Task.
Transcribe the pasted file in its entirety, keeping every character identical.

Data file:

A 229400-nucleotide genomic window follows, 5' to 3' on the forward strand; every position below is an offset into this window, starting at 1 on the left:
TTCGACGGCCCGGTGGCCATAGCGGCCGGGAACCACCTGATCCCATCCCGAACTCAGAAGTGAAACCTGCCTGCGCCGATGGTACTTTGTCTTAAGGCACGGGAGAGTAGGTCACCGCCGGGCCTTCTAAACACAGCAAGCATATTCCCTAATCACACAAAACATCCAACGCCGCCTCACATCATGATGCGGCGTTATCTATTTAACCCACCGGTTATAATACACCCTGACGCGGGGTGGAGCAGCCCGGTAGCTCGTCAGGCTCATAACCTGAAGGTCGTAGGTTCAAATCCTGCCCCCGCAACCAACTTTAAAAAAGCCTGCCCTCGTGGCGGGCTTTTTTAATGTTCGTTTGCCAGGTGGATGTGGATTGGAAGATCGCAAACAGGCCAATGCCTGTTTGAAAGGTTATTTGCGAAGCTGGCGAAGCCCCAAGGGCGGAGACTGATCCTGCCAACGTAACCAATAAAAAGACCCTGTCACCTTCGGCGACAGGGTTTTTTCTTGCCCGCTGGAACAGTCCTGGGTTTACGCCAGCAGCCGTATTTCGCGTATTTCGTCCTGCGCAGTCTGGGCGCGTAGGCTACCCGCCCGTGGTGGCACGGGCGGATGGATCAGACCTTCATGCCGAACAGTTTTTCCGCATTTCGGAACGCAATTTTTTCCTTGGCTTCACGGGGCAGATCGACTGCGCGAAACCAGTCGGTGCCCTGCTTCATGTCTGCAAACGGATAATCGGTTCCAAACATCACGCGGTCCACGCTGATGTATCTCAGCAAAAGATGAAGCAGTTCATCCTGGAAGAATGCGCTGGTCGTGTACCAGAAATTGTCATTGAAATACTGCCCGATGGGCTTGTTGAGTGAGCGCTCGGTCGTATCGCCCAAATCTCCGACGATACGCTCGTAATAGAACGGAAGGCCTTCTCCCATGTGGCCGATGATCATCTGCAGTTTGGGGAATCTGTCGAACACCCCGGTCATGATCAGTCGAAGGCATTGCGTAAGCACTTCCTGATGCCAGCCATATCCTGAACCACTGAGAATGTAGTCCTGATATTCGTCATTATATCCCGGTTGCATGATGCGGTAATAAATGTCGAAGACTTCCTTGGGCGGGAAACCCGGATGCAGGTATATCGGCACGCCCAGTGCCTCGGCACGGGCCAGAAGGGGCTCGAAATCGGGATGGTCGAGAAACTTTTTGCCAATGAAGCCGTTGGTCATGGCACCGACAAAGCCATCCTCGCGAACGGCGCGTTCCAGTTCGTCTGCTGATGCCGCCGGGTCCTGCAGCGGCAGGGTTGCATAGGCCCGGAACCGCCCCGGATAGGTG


A 229400-nucleotide genomic window follows, 5' to 3' on the forward strand; every position below is an offset into this window, starting at 1 on the left:
TTCGACGGCCCGGTGGCCATAGCGGCCGGGAACCACCTGATCCCATCCCGAACTCAGAAGTGAAACCTGCCTGCGCCGATGGTACTTTGTCTTAAGGCACGGGAGAGTAGGTCACCGCCGGGCCTTCTAAACACAGCAAGCATATTCCCTAATCACACAAAACATCCAACGCCGCCTCACATCATGATGCGGCGTTATCTATTTAACCCACCGGTTATAATACACCCTGACGCGGGGTGGAGCAGCCCGGTAGCTCGTCAGGCTCATAACCTGAAGGTCGTAGGTTCAAATCCTGCCCCCGCAACCAACTTTAAAAAAGCCTGCCCTCGTGGCGGGCTTTTTTAATGTTCGTTTGCCAGGTGGATGTGGATTGGAAGATCGCAAACAGGCCAATGCCTGTTTGAAAGGTTATTTGCGAAGCTGGCGAAGCCCCAAGGGCGGAGACTGATCCTGCCAACGTAACCAATAAAAAGACCCTGTCACCTTCGGCGACAGGGTTTTTTCTTGCCCGCTGGAACAGTCCTGGGTTTACGCCAGCAGCCGTATTTCGCGTATTTCGTCCTGCGCAGTCTGGGCGCGTAGGCTACCCGCCCGTGGTGGCACGGGCGGATGGATCAGACCTTCATGCCGAACAGTTTTTCCGCATTTCGGAACGCAATTTTTTCCTTGGCTTCACGGGGCAGATCGACTGCGCGAAACCAGTCGGTGCCCTGCTTCATGTCTGCAAACGGATAATCGGTTCCAAACATCACGCGGTCCACGCTGATGTATCTCAGCAAAAGATGAAGCAGTTCATCCTGGAAGAATGCGCTGGTCGTGTACCAGAAATTGTCATTGAAATACTGCCCGATGGGCTTGTTGAGTGAGCGCTCGGTCGTATCGCCCAAATCTCCGACGATACGCTCGTAATAGAACGGAAGGCCTTCTCCCATGTGGCCGATGATCATCTGCAGTTTGGGGAATCTGTCGAACACCCCGGTCATGATCAGTCGAAGGCATTGCGTAAGCACTTCCTGATGCCAGCCATATCCTGAACCACTGAGAATGTAGTCCTGATATTCGTCATTATATCCCGGTTGCATGATGCGGTAATAAATGTCGAAGACTTCCTTGGGCGGGAAACCCGGATGCAGGTATATCGGCACGCCCAGTGCCTCGGCACGGGCCAGAAGGGGCTCGAAATCGGGATGGTCGAGAAACTTTTTGCCAATGAAGCCGTTGGTCATGGCACCGACAAAGCCATCCTCGCGAACGGCGCGTTCCAGTTCGTCTGCTGATGCCGCCGGGTCCTGCAGCGGCAGGGTTGCATAGGCCCGGAACCGCCCCGGATAGGTG